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Coping With Cataracts

Coping With Cataracts

How an Ophthalmic Nurse Sees Things

Closing in on sixty-five, Claudia Alicea, RN, a nurse in ophthalmology for thirty years, remembers when she started questioning her own vision. Will I have to drive home at night? Boy, those headlights look like sparklers. What do you mean, changing my glasses won’t help my vision? I’m having trouble making out names on patients’ charts from a few feet away.


Claudia had learned to live with a lot of these issues, but it was that last part that had her concerned. As an operating room nurse at Stony Point Surgery Center, her primary function was assisting ophthalmologists with many kinds of eye surgeries, including cataract surgery. “To be good at my job, driving in the dark wasn’t a necessity,” says Claudia. “Identifying a patient’s chart quickly and efficiently was.”

According to Claudia, in general, she started noticing that colors weren’t as bright, lights were glaring, and the images across the room were not as clear as they had been in the past, and, she says, “I needed extra light to do my paperwork with charts.”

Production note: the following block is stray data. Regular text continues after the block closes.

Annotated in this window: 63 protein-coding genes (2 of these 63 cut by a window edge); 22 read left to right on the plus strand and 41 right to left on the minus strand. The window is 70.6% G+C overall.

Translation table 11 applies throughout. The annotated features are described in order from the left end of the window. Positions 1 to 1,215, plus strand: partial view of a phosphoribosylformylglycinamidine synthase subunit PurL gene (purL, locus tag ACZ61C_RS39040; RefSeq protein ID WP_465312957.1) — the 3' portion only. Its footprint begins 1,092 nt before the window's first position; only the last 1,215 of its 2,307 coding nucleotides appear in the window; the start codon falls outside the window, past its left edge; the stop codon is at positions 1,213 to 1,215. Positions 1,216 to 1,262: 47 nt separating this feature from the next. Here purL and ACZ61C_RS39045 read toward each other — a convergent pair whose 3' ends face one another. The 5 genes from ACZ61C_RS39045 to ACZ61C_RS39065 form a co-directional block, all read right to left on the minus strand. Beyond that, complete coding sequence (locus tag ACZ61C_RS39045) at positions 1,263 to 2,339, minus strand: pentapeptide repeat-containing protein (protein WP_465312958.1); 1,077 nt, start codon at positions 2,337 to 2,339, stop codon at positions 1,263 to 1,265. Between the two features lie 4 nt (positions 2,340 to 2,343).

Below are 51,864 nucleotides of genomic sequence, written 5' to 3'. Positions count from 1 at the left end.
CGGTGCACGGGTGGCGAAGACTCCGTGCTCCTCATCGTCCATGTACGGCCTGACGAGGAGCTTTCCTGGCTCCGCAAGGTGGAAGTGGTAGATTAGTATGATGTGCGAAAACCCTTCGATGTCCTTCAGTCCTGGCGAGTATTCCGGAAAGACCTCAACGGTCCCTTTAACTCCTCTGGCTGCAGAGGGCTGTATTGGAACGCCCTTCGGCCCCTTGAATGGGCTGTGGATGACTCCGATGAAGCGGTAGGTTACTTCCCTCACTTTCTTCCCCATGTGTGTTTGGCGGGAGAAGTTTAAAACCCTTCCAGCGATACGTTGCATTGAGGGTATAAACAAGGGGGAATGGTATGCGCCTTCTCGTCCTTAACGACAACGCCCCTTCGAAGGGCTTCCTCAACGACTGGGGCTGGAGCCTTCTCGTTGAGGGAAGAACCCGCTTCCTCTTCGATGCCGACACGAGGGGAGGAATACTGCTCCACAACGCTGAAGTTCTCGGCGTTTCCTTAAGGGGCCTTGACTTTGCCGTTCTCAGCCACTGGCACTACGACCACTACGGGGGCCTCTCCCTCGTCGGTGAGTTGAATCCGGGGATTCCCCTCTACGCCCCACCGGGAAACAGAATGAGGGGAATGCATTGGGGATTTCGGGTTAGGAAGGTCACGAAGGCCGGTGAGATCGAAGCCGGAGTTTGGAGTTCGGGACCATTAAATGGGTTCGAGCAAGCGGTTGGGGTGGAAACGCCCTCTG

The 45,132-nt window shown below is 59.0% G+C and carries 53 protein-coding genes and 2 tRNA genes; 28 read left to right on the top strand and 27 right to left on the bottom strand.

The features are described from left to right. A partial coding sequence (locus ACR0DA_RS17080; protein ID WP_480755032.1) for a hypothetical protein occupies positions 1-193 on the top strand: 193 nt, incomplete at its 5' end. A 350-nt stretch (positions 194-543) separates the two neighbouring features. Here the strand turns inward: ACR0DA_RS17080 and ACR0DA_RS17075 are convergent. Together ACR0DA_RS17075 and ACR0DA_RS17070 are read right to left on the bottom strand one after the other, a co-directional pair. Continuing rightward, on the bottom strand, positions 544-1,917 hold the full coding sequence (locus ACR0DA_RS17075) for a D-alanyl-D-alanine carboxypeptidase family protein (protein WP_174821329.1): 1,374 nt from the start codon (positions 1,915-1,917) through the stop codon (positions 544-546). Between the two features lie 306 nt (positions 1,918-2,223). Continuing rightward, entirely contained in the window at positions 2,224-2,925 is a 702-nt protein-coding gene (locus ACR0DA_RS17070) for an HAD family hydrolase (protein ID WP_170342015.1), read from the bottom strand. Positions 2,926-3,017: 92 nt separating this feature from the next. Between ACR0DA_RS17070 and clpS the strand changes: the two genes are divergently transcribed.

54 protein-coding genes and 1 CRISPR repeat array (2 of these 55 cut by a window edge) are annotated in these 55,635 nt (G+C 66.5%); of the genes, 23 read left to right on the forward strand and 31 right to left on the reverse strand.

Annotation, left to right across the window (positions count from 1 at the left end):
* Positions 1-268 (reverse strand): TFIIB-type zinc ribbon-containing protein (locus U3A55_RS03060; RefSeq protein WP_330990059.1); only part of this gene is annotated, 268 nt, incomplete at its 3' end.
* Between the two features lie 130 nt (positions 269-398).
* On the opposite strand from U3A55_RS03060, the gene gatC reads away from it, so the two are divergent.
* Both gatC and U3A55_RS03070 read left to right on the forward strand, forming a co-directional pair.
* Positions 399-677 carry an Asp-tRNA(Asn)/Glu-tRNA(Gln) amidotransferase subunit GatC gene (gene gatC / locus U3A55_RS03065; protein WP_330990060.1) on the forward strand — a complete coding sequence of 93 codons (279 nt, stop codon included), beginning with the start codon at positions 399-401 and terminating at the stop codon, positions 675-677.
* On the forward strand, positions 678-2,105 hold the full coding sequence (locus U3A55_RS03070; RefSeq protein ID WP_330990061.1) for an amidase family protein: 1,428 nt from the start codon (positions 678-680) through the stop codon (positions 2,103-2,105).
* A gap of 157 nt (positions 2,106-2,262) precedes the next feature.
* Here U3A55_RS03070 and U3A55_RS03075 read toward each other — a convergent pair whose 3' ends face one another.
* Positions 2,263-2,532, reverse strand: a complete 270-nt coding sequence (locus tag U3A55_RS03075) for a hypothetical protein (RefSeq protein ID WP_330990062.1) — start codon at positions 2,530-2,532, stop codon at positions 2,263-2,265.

Even though she had assisted surgeons every day while attending to patients with cataracts, it never really occurred to Claudia that she would be the one needing surgery so soon. Then, at her annual eye appointment, she heard the news that she was facing the same diagnosis as the thousands of patients she had helped over the years.Nurse Claudia had cataracts.

Andrew J. Michael, MD, is an ophthalmologist in Richmond who specializes in cataract and glaucoma surgery. With Claudia’s assistance over the years, he had performed numerous surgeries and procedures. Now Claudia would be the patient whose cataract would require removal.

Cataracts are changes of the natural lens of the eye that lead to distorted and diminished vision. Most cataracts are related to aging, but there are many causes, including eye injuries, heredity, and exposure to some medications. According to Dr. Michael, you don’t have to be pushing sixty to get the typical age-related kind of cataract. It can start in your forties or fifties, or even earlier in life. Cataracts in younger patients, however, are small and may not affect quality of life.